Saturday, May 22, 2010

More Murky Twists to Raja Tale



[Arun Dalmia (extreme right), arrested by CBI along with Chief Postmaster General MS Bali for accepting a Rs 2-crore bribe from a builder, is seen with Telecom Minister A Raja on his birthday on October 26, 2008, at his official residence in New Delhi]

In February this year, the CBI probe unit handling the spectrum scam laid its hands on highly incriminating evidence that indicated transfer of scam money to secret accounts in Switzerland and other countries, but under political pressure the ‘lead' has been conveniently buried.

The CBI stumbled upon damning evidence of money transfer in the spectrum case while probing the arrest of Maharashtra and Goa Chief Postmaster General (CPMG) MS Bali for accepting a bribe of Rs 2 crore from a builder for issuing a No-Objection Certificate (NoC) for granting construction permission on postal land at a prime spot in Mumbai.

Bali was caught red-handed in a Mumbai hotel late on February 24 along with Arun Dalmia, a frequent visitor to Telecom Minister A Raja's office and residence for five years. Dalmia's son Harsh was also arrested from the spot.

During interrogation, Dalmia told the sleuths about his two Swiss accounts and property details and high-volume cash transactions flowing into bank accounts in Delhi, Chennai, Singapore, Dubai, Malaysia and other tax havens abroad. Dalmia was for years on the
radar of the Intelligence Bureau and RAW, who had informed the CBI that this middle-aged man was a broker for a Chinese telecom equipment vendor. Raja's plan to grant an over Rs 20,000-crore deal to a Chinese telecom vendor for supplying GSM lines to BSNL was thwarted by the security concerns raised by these agencies.

Sources said the CBI suspected a link between the spectrum scam and the arrest of the duo when it learnt that Raja's private secretary RK Chandolia had asked Bali to visit the hotel and collect the bribe from the builder. "When Dalmia told us about their Swiss bank
accounts and hawala transactions, we knew we had laid our hands on a high-value catch," said a Central Bureau of Investigation officer. Chandolia was elevated to the post of economic adviser in the Department of Telecom by Raja and his role in the spectrum scam and money transfer was already being probed by the CBI.

According to sources close to Bali, the CPMG spilled the beans on the very first night of interrogation. Confirming this, a CBI officer told The Pioneer: "Bali told us that he got a call from Chandolia around 6 pm to go to the hotel along with Dalmia and collect the
money."

But, shockingly, the role of Chandolia in fixing the deal never came up in the statements recorded by the CBI. "Bali became a scapegoat," sources said, adding that senior Dalmia also confirmed the role of Raja's office in fixing this deal.

After the CBI's Mumbai unit alerted its Delhi counterparts the following day about the confession made by Bali and Dalmia and the possible link between the spectrum scam and Bali, a CBI team airdashed to Mumbai to interrogate the duo.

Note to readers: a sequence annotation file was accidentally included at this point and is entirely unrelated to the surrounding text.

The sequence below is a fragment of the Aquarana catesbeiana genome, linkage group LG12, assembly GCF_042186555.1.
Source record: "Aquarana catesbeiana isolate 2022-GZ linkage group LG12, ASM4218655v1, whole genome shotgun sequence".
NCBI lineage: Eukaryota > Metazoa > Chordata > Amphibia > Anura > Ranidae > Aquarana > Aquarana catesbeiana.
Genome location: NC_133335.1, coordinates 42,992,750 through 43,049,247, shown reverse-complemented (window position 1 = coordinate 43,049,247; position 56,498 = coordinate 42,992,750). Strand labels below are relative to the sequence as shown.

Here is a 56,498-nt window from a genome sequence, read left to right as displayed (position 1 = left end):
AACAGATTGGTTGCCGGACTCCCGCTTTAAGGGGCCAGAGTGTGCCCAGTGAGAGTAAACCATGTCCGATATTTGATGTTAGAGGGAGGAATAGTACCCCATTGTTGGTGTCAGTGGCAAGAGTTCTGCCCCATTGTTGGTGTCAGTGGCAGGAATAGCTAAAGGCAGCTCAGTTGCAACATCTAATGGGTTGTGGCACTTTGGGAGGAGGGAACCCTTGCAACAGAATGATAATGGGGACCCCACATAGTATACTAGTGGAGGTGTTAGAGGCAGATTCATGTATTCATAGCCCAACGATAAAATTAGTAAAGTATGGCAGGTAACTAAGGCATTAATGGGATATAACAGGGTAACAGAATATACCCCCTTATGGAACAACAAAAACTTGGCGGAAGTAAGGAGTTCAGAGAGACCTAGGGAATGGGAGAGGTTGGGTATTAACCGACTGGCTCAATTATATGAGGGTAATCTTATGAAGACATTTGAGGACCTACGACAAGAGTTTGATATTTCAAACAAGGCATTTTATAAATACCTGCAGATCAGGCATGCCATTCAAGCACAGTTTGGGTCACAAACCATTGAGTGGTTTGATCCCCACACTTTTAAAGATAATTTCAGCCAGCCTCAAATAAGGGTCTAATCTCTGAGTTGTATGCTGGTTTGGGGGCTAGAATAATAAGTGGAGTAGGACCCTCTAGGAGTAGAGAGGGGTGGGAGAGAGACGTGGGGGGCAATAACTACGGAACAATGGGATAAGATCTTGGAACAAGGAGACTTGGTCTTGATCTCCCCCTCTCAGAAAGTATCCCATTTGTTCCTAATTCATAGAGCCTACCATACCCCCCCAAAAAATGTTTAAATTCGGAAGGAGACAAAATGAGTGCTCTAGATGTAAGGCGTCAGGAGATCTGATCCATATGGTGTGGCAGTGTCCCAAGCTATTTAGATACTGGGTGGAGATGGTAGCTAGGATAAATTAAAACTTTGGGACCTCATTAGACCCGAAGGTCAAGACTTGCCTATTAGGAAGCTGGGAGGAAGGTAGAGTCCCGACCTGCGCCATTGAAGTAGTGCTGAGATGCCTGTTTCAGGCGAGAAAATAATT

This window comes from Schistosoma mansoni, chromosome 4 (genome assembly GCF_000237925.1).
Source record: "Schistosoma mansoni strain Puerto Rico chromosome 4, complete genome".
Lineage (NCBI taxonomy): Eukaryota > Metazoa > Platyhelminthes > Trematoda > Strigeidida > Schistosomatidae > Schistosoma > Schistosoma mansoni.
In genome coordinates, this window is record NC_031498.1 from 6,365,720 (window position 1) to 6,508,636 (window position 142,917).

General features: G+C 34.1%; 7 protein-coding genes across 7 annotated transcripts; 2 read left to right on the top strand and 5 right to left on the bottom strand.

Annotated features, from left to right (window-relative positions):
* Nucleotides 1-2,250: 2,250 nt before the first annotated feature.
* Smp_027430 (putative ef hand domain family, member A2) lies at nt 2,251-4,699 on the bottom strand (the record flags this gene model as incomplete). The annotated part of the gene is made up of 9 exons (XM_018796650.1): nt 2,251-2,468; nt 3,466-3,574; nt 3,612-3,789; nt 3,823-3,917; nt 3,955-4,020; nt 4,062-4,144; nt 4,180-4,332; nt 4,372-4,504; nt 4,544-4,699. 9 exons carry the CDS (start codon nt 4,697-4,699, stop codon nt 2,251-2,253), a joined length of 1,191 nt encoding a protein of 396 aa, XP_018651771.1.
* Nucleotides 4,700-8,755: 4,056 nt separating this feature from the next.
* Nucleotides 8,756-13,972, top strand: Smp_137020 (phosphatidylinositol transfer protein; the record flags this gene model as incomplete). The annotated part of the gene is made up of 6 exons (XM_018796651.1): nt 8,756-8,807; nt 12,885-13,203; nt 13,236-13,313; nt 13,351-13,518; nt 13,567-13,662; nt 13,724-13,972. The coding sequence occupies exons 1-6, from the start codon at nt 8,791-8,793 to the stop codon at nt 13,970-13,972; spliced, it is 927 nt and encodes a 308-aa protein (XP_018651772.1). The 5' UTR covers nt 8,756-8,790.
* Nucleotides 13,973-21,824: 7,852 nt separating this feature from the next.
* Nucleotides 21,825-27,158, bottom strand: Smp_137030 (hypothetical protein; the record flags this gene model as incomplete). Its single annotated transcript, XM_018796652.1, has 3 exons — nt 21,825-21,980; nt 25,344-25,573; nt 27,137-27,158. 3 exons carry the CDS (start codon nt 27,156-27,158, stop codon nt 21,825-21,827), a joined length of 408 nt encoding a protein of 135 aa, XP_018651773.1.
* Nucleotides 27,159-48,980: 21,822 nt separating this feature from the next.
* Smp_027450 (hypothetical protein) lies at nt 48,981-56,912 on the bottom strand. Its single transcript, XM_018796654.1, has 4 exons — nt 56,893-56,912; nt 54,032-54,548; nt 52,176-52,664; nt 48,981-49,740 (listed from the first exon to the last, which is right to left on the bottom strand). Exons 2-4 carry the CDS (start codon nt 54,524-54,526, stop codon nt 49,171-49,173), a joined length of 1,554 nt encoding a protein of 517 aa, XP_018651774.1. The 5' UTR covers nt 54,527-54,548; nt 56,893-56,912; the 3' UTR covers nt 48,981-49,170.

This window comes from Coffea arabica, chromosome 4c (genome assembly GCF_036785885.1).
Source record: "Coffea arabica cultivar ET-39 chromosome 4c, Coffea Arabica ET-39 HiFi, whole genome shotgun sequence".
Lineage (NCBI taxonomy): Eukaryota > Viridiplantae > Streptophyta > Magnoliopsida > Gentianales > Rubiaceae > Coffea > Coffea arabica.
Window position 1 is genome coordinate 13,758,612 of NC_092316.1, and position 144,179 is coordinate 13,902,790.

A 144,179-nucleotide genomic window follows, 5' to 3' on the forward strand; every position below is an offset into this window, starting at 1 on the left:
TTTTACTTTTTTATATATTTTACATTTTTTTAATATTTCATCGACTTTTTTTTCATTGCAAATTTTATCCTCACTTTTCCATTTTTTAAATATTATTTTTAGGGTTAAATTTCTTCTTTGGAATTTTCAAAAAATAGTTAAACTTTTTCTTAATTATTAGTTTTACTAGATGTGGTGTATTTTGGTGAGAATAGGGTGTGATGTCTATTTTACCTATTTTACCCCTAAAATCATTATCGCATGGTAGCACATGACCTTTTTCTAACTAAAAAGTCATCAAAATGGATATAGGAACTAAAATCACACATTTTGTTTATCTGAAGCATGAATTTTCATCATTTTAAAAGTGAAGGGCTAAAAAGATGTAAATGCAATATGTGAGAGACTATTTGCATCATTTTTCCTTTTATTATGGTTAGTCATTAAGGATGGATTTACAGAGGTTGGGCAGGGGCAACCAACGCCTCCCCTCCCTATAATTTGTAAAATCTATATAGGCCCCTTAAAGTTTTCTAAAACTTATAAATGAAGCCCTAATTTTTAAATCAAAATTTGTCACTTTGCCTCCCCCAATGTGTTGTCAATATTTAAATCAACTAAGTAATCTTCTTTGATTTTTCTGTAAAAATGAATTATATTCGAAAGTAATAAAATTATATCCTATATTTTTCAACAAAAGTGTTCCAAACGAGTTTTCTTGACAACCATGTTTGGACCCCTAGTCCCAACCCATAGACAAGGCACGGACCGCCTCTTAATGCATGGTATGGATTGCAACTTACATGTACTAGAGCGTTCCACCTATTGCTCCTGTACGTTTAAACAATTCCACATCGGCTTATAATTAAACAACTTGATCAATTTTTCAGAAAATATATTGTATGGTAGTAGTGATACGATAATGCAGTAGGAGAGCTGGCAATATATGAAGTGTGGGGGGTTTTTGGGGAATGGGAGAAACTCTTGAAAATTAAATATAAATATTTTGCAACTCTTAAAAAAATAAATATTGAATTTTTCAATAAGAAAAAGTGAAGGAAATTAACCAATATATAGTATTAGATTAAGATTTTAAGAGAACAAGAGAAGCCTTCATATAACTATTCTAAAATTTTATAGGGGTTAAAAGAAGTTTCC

"But when we reached Delhi, our bosses got instructions from ‘highest authorities' to delink the Mumbai case from our ongoing investigation. The Mumbai unit also got instruction to limit the case to Bali and Dalmias," said a CBI official, adding that they were denied permission to verify the transaction details of the two Swiss accounts of the Dalmias.

According to Ministry insiders, Dalmia could be a key player in the spectrum scam. He arrived in early 2005 in Raja's office in Paryavaran Bhavan, when the latter was Environment Minister. Dalmia was accompanied by two young women and his visiting card showed him to be the Honorary Consular General of a little-known African country, Ministry sources said. "We checked with the External Affairs Ministry and found that he was a fraud. But, in the meantime, he established direct contact with the Minister," insiders said.

Sources recalled that Dalmia was always escorted by young women whom he introduced as his secretaries. His fortunes shone when Raja became the Communications and IT Minister. Dalmia became the liaison man for a Chinese telecom giant in India, which had a significant presence in the southern and western regions of the country. He operated a slew of financial consultancy services across India and tax havens abroad.

The CBI team found concrete evidence, including photographs, to establish the Minister's close link with Dalmia in the two-day-long searches at his house. Finding evidence of several high-volume foreign transactions, the Central Bureau of Investigation brought the
matter to the notice of the Enforcement Directorate, but to date no progress has been made in the case.

"We were told to stay away from Raja and his men," a senior agency official maintained.

[The writer is Special Correspondent of ‘The Pioneer’ daily. The report published on the newspaper on May 3, 2010]

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